5. The Government's view was that the proposal was in line with practice within the UK (where a voluntary ban, preventing the testing on animals of any cosmetic product or ingredients or combinations of ingredients, was already in place). The policy implications of the proposal were thus limited, but, unlike the marketing ban introduced by the Sixth Amendment, it was seen as WTO-compatible, and hence as avoiding the prospect of retaliatory action.

6. In their Report of 14 June 2000[2], our predecessors said that, before clearing the proposal, they wanted further clarification on a number of points. In particular, they pointed out that the prohibition on marketing would have affected both products produced within the Community and those imported from third countries, and thus did not appear to treat the latter less favourably than the former. They therefore asked for a more convincing explanation as to precisely why the intended measure should be regarded as susceptible to challenge within the WTO.

7. This was provided in a letter of 27 July 2000, and the full text of the Government's reply on this point is at Appendix 1. In the light of this explanation, our predecessors cleared the proposal on 25 October 2000[3].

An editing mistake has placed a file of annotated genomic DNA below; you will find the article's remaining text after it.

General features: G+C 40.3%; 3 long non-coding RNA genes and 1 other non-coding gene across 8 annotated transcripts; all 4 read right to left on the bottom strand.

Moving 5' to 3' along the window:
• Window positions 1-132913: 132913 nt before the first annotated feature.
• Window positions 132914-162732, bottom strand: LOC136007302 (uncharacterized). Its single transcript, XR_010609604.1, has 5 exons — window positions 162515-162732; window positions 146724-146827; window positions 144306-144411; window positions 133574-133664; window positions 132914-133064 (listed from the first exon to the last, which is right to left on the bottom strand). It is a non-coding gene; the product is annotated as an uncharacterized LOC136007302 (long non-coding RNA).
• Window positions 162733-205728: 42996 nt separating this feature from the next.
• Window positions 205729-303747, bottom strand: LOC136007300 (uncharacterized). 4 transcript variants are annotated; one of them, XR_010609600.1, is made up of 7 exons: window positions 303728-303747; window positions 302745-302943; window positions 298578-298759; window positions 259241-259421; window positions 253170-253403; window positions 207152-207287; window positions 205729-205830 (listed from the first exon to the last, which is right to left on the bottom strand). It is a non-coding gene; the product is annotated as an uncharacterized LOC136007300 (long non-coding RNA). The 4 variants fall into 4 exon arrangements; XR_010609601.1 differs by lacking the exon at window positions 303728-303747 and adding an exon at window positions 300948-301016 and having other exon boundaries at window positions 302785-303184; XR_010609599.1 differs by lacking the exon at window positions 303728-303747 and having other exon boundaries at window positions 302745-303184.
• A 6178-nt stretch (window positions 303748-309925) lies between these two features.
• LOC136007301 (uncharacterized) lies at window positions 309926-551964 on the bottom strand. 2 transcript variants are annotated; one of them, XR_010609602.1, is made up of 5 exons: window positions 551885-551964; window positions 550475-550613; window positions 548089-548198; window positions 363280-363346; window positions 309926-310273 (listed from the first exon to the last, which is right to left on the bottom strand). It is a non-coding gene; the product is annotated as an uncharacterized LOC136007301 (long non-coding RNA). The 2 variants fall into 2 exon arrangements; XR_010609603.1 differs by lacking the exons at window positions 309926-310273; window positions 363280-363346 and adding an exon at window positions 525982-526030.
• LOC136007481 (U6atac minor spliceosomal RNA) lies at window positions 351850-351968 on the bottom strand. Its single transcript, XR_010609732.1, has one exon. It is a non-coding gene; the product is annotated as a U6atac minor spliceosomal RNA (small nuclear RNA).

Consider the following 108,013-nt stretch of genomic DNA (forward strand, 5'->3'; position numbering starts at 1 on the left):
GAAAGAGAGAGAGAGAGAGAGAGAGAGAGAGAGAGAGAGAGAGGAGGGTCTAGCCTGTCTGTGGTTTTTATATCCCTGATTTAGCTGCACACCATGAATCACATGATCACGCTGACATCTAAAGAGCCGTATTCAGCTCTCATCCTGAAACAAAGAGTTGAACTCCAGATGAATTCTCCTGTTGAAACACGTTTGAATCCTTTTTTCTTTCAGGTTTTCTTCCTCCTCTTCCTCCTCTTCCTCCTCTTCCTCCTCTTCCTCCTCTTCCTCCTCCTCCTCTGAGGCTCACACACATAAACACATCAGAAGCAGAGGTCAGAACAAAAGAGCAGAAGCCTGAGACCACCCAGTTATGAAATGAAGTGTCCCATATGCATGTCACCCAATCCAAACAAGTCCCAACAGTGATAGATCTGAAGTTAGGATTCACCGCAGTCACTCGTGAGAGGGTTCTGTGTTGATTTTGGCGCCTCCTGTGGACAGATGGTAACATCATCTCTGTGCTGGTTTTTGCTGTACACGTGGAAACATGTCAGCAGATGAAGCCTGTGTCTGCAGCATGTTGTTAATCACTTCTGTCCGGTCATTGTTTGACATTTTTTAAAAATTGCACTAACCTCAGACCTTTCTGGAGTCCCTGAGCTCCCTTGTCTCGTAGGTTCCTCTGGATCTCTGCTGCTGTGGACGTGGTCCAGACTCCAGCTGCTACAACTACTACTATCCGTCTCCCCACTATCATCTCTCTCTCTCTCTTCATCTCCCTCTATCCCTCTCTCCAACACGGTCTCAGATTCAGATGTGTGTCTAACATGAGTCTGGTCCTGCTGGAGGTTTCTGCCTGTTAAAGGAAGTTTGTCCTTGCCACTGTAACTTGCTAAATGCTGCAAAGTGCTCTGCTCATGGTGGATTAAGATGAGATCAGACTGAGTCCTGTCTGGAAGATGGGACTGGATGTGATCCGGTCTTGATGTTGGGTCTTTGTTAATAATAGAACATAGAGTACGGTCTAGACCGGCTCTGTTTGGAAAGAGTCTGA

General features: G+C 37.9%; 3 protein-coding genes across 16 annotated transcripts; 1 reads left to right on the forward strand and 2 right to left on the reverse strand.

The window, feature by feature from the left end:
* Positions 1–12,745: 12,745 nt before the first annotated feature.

The amended proposal

8. In an Explanatory Memorandum of 14 November 2001, the Parliamentary Under-Secretary of State for Competition, Consumers and Markets at the Department of Trade and Industry (Miss Melanie Johnson) said that the European Parliament's first reading of the original proposal on 3 April 2001 had sought to reinstate the marketing ban. Since this would have re-opened the question of WTO compatibility, it was unacceptable to the Council, and several compromise texts had been tabled without any agreement being reached among the Member States. However, the Belgian Presidency had produced an unofficial text, which it was hoping might be agreed at the Internal Market, Consumers and Tourism Council on 26 November.[4]

9. This would make a number of changes, of which the most significant would be the introduction of:

  • a marketing ban for finished cosmetic products which had been subject to animal testing, if an alternative testing method had been accepted and published by the Organisation for Economic Cooperation and Development (OECD);

  • a marketing ban within the Community for cosmetic products containing ingredients which had been subject to animal testing where there was an alternative method which had been accepted and published by OECD;

  • a ban on the carrying out of animal tests on finished cosmetic products within the Community; and

  • a ban on the carrying out of animal tests on cosmetic ingredients within the Community where such tests can be replaced by one or more of the alternative tests listed in an Annex to the Dangerous Substances Directive (67/548/EEC), or in a new Annex to the Cosmetics Directive, which will contain a list of validated and published alternatives to animal tests.